MAN: It’s hard to hang out with ethnic groups when you don’t belong to that group. Disagree and agree.
BETTY ANN BOWSER: The 30 kids in this program received intensive training in a three-day workshop last month. It included an exercise designed to help kids understand what it feels like to be bullied.
MAN: I’ll be taking you on a chronological journey through your mind’s eye of what your life might have been like if you were gay or lesbian.
BETTY ANN BOWSER: The leader had the student write the names of their best friends, their hopes for the future on white cards then one by one, throw them away.
MAN: You don’t understand your feelings and you want to talk about them but you know that you can’t. Hold up the card with the names of your best friends. You no longer feel as close to them as you once did. Throw the card on the floor behind you.
BETTY ANN BOWSER: Finally he reached the end of the scenario.
MAN: Three people step out of a nearby car and approach you. They have bats. One of them yells say good night. Queer; swings the bat at your head. The others join in. Now hold up the card with your hopes and dreams. They are gone forever.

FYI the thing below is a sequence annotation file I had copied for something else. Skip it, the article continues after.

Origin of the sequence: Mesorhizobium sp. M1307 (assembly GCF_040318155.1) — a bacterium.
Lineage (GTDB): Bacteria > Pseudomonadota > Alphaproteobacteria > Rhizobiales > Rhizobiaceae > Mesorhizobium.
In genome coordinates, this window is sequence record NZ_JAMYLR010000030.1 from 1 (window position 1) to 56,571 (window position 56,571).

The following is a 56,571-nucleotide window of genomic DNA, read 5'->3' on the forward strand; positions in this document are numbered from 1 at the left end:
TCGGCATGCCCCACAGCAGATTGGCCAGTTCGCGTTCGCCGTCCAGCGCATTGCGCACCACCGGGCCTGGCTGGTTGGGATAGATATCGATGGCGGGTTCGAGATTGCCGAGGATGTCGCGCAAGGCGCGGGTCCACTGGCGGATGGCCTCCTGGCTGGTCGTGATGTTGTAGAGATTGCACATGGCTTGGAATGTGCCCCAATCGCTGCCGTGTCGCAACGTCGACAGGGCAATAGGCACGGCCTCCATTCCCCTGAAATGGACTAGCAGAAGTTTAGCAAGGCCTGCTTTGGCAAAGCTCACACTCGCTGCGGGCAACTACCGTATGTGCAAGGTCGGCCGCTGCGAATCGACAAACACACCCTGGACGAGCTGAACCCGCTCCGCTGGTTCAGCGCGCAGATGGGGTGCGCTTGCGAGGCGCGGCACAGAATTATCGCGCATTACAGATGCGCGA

CHRISTINE BARRY: When we did the exercise it made me, like, really open up to how these people can be feeling and how the individuals are being treated. I felt like I was going to cry as if it was happening to me.
BETTY ANN BOWSER: Do you have any different feeling now than you did before you took part in the program? Has it changed you at all?
PATRICK MARTIN: Yes, it has. I used to I kind of used to be one of the bullies — not, like, super, like, big bully guy. Just there is freshman that get on your nerves, you tell them to shut up and go.
BETTY ANN BOWSER: But it makes you think differently about what that might be like now?
PATRICK MARTIN: Yeah, so I’m trying to put myself in their shoes.
BETTY ANN BOWSER: Did you ever feel isolated and lonely and angry enough that you ever thought you could do anything like some of the other kids have done, coming in to school with guns?